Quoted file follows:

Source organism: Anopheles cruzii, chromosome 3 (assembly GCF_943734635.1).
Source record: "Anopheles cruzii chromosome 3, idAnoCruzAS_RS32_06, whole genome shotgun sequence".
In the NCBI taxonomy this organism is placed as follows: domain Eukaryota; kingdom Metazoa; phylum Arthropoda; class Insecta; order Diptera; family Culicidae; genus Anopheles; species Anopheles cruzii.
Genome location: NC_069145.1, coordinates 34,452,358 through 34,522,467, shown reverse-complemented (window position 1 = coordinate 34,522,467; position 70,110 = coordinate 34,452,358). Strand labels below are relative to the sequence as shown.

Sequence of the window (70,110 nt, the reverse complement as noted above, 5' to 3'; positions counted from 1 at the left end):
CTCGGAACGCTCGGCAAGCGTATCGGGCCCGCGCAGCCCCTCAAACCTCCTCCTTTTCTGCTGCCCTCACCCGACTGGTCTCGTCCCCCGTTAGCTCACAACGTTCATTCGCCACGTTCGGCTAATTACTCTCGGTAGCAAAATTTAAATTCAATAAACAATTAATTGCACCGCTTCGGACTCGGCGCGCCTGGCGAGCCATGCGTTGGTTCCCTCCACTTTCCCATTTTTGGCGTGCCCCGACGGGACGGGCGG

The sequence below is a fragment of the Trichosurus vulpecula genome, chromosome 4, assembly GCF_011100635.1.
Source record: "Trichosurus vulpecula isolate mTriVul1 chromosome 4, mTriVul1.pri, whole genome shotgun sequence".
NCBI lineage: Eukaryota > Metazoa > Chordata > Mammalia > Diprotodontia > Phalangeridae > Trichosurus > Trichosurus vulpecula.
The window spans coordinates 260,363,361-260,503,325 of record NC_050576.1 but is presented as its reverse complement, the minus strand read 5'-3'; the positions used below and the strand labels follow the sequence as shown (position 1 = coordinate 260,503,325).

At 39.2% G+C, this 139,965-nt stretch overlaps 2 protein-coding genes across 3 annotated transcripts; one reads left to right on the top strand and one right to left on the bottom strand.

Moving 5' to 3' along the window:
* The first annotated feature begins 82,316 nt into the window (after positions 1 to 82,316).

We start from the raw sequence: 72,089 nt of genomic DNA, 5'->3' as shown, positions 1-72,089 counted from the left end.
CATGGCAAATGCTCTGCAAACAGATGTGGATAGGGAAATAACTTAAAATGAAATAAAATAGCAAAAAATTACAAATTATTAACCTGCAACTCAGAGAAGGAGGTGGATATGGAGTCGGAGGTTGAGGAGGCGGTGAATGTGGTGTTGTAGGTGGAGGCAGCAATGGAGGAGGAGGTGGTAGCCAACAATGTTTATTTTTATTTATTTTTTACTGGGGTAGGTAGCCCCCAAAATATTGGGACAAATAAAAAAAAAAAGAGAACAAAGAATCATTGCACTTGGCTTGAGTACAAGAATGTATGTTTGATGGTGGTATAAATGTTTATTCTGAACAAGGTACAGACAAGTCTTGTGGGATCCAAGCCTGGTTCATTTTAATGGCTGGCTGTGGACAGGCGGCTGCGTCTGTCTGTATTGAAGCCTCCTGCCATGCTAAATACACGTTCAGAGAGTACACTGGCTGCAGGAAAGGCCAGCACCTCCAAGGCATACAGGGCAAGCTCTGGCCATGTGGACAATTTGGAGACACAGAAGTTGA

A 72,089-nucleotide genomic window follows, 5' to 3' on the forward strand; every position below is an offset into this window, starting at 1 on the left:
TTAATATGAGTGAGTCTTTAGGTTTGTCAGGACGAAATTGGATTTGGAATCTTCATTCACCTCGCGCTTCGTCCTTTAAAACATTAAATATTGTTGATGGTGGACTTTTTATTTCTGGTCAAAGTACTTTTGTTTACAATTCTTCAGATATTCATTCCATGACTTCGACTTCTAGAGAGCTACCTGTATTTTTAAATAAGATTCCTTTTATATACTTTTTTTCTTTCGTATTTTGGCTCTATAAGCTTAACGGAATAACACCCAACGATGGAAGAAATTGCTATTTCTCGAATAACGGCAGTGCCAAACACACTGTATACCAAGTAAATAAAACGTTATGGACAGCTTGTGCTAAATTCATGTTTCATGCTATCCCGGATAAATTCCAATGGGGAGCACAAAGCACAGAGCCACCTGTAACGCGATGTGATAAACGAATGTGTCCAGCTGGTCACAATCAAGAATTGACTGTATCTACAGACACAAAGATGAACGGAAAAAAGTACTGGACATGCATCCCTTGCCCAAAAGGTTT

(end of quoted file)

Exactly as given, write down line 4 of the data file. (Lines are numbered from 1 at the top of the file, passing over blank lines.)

Genome location: NC_069145.1, coordinates 34,452,358 through 34,522,467, shown reverse-complemented (window position 1 = coordinate 34,522,467; position 70,110 = coordinate 34,452,358). Strand labels below are relative to the sequence as shown.